demo01 pandas4d 13 6740700

12. Drop the missing values

demo01 pandas4d 14 1131465

13. Row selection based on conditions

demo01 pandas4d 15 9905192

14. Using query to describe the conditions

demo01 pandas4d 16 7268799

15. Using scatter plot matrix to visualize bivariate relationships between combinations of variables

demo01 pandas4d 17 4378967

16. Using isin to describe the conditions

demo01 pandas4d 18 9053344

17. Groupby function

demo01 pandas4d 19 7170970

18. Using groupby to apply multiple aggregate functions

demo01 pandas4d 20 7861579

19. Calculate the number of unique values in a column

demo01 pandas4d 21 2755729

20. The rank function

demo01 pandas4d 22 2296170

21. Memory usage function

demo01 pandas4d 23 7420574

Visit this repository for complete source code.


How the final output of Pandas4D would look like?

The following is the final result that you might see, after running the pandasApp.py inside Delphi GUI and load the plots:

gui for pandas final
gui for pandas final


What next?

Another best practices we might need in the future:

  • Save/record all the text output, instead of only printing it on TMemo.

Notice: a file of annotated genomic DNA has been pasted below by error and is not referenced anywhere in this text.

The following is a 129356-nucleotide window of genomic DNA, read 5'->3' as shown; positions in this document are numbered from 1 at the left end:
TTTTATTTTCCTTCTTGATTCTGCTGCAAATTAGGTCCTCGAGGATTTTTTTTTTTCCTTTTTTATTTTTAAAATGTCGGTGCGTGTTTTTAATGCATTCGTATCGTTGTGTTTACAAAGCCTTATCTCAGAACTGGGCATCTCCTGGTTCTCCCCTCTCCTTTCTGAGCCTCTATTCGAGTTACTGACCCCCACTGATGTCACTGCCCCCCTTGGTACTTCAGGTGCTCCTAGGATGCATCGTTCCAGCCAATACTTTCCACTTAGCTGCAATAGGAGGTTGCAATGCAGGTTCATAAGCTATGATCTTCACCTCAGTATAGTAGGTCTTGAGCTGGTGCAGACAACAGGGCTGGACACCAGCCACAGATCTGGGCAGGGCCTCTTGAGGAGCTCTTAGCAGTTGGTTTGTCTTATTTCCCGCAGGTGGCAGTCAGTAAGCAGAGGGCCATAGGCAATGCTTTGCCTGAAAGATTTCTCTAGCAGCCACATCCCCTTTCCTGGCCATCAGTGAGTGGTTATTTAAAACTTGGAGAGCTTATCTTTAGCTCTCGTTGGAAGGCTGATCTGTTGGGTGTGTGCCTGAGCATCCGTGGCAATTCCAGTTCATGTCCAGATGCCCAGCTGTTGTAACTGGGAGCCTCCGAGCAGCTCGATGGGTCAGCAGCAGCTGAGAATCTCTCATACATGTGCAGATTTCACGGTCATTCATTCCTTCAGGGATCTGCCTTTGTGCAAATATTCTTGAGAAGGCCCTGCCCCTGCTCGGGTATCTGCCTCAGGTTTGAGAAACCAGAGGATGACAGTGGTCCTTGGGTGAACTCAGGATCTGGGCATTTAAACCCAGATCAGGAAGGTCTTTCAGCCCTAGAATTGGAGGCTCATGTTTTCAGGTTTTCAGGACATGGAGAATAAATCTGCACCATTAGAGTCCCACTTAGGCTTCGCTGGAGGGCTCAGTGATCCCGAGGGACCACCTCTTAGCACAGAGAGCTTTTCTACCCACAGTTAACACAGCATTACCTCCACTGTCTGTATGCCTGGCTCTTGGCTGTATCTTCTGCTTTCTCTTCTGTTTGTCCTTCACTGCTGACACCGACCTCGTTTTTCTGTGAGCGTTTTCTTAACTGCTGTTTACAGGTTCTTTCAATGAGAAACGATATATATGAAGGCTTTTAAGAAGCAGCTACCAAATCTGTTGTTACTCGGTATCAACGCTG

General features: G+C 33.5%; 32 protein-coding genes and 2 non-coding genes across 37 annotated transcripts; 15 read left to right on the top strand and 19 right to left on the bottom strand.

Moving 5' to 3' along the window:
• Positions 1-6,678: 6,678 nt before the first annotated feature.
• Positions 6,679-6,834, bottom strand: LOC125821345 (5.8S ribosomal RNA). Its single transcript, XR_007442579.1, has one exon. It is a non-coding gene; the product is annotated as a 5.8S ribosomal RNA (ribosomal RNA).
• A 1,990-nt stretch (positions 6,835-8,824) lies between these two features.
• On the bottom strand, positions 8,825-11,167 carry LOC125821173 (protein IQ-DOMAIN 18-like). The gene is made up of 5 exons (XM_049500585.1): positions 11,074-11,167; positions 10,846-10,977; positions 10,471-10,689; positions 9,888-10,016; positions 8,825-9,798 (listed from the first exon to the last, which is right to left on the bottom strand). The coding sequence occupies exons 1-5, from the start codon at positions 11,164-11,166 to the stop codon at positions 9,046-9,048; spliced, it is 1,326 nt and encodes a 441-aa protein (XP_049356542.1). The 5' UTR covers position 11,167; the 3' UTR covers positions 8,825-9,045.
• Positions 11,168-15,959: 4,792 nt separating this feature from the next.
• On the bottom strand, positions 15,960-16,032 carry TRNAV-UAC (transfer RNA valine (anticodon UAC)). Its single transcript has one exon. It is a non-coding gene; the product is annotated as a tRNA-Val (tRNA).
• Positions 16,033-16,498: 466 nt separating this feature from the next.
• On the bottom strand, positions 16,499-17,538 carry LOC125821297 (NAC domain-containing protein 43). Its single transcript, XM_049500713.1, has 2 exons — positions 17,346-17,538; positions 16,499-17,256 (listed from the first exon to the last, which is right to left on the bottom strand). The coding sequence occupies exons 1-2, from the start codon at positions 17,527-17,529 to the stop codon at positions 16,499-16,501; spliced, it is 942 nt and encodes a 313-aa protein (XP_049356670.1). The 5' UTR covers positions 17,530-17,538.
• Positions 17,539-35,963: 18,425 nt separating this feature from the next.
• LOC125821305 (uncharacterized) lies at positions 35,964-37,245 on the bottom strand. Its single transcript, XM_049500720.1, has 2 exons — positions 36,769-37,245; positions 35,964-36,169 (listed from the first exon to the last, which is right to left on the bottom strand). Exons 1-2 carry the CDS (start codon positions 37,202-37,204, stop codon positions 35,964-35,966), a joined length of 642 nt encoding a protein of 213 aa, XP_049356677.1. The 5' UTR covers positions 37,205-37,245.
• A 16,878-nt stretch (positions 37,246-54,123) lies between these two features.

• Create more dynamic tables using TStringGrid to present the output, instead of TMemo.
  • Call the datasets directly from the database.
  • Show multiple image outputs.
  • Your suggestions!


Get to know more with Embarcadero Python Ecosystem

The following is the current Embarcadero Python Ecosystem:

Build The Ultimate GUI For Pandas To Perform Complex Data Analysis - the Python Eco system

And here are the Embarcadero Python Ecosystem licenses:

embarcadero gui for pandas licenses

Which you can know more about them from the following webinars by Jim McKeeth:

Congratulations, now you have learned a lot about GUI for pandas: A powerful data analysis and manipulation library, and how you can use Delphi to create a simple yet powerful GUI for it! We have learned 20+ examples and use cases, and now you can explore them to boost your productivity in creating your own data analysis and manipulation apps.

Download a free trial of RAD Studio Delphi today and try out these examples for yourself.